I won't dish names here or bash.

However, I will tell you that EVERY TIME I go into campsite, wheather to puchase a long gun, ammo, ammo cans, propane or just LOOK, they are always super cool and friendly and possitive. Willing to take stuff of the rack and let you handle it. Thier customer service is great and they have a gaurantee on all used firearms, if anything is wrong, they'll make it right or refund. Unlike the overweight cranky bastard who won't give you the time of day let alone get off his stool...

No I do not work for them... However I do take my son in there when I go because it is a family like environment and they also carry reloading supplies.

My .02 cents
 

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Unfortunately, when it comes to the retail gun dealer scene and dealing with customers in a professional and courteous manner, it seems that it is the exception and not the rule. This will seem even more acute to someone who is new to shooting sports, who wants to acquire information and knowledge, and may encounter indifference, impatience or even plain ignorance on the other side of some of the shop counters. I assure you, this is NOT the case everywhere, and you must not get discouraged. Do not be put off by any air or superiority or smug attitudes if you should come across this. Do not be afraid to ask the questions you want answers to. Like with anything else, the responses (or lack thereof) you get will let you know if you can and want to conduct business with the proprietors you visit. Not to be glib, but gun shops are "like a box of chocolates, you never know what you're gonna get".
Read through the dealer forums here, and you might get some ideas about some of the shops you might want to visit first. I have my personal favorites, but for the purposes of this post, I will just say that everyone's opinions and experiences differ so it's best to form your own opinion based on your own experiences.

Have fun, be safe, and Best of luck.
 

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I really hate to defend the arrogant cranky barstid who won't get off his fat arse, but ... I was in a shop the other day and watched a customer waste 20 minutes of the salesmans time, just to mention he was going to buy on the internet and then have the gun transferred.

I did the math. Add a fair transfer fee, ($35.00) and a fair COBIS fee, and the gun would have only been $15.00 cheaper on the net. And, I'll bet the guy ends up spending far more than that for shipping. All that commotion to "get a deal" when you could walk out of the shop with the gun, and maybe deal with a local business if you have an issue? I just don't get it.

I've done the internet thing for a gun I couldn't find anywhere else, but if it's in the local store, COBIS is done, you don't pay shipping, or a transfer fee, I think I'd rather spend an extra couple of bucks and support the local guy.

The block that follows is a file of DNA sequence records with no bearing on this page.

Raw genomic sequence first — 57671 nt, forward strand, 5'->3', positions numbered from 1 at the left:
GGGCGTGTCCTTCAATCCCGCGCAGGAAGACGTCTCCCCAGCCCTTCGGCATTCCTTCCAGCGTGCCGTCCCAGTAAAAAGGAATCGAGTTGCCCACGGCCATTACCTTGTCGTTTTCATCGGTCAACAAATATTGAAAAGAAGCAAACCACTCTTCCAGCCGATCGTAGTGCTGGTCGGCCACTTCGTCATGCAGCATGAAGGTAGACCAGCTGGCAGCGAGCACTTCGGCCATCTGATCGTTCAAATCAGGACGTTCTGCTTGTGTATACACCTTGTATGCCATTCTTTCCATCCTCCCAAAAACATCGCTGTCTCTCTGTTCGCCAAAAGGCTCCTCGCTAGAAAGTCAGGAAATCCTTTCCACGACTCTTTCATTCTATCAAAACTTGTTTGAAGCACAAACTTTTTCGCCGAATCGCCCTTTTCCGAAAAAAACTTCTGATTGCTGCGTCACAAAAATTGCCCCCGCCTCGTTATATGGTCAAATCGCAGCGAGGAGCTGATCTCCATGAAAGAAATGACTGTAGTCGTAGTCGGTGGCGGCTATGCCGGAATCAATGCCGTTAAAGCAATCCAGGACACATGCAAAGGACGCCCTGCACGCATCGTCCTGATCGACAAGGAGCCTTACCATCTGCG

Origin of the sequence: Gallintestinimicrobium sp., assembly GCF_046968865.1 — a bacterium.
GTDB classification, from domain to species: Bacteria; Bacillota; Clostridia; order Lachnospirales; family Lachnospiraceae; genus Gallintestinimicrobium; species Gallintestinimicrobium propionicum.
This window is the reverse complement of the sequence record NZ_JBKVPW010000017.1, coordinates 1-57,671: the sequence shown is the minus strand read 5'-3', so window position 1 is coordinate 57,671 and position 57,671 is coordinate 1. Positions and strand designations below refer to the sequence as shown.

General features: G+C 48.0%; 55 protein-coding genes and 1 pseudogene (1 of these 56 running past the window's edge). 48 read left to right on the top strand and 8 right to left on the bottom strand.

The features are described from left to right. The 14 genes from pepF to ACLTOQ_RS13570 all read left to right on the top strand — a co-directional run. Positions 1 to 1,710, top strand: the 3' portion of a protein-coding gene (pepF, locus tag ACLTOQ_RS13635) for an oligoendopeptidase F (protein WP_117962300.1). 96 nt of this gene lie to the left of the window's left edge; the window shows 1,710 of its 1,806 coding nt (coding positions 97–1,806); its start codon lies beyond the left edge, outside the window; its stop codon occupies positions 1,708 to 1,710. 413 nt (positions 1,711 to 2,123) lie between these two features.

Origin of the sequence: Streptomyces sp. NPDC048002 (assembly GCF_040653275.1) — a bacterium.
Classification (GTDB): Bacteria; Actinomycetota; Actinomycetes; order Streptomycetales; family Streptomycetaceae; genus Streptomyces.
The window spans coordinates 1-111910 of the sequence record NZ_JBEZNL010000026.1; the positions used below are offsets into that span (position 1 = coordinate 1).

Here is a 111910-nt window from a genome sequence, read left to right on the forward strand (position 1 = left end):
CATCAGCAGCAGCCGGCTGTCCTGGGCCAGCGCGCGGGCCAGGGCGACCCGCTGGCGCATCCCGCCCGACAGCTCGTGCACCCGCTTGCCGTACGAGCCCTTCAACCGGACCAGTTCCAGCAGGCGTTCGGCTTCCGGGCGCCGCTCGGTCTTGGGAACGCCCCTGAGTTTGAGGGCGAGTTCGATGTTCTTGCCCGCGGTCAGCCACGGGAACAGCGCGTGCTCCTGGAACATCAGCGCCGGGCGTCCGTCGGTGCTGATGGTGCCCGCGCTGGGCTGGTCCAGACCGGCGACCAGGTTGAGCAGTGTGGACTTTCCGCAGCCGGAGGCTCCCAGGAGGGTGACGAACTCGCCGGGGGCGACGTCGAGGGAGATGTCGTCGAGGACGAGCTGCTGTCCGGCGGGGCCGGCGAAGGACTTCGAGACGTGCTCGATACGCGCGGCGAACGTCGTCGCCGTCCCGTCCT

So, what I'm trying to say is that I understand why some of these guys become arrogant cranky barstids.
 

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Steel Baby said:
Hi everybody! Since I am newbie, I get to ask stupid questions:) Why is that so many gun stores treat their customers bad, even "show them the door"!!! It's illogical. Is there any other kind of business that suffers the same kind of attitude problem?

Another question is that where do I find the "reasonable" price for a particular firearm? Impact Guns or Gunbroker? or somewhere else? Is it an unwritten rule that there's always a cash price and credit card price for a firearm? Thanks
Jefe, are you of legal age to even buy a firearm? :whistle
 

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Let me throw this out for consideration.

For those that have been in the military, law enforcement or some other male dominated enterprise there is a macho, sarcastic, biting, considered humorous dynamic that goes along with being a part of one of these organizations. You bust each others "chops", trash talk, verbally spare, tell jokes about height, weight, balding, clothing, tell "your mamma jokes" and make fun of everything else under the sun. In some cases I think this type of interaction carries over for many who have been involved in one of the above organizations and own or are employed in a gun store. This may not be the best way to conduct business with the average retail customer, who would be insulted when treated this way, but for those that have lived/worked in an environment where this was just part of the day to day interaction with your fellow "employee" (soldier, LEO, auto repair shop, etc.) you're not so quick to take offense.

I'd add to the above that some of those that work in these places have seen every type of wacko, off the wall shopper come through the door and may be somewhat jaded.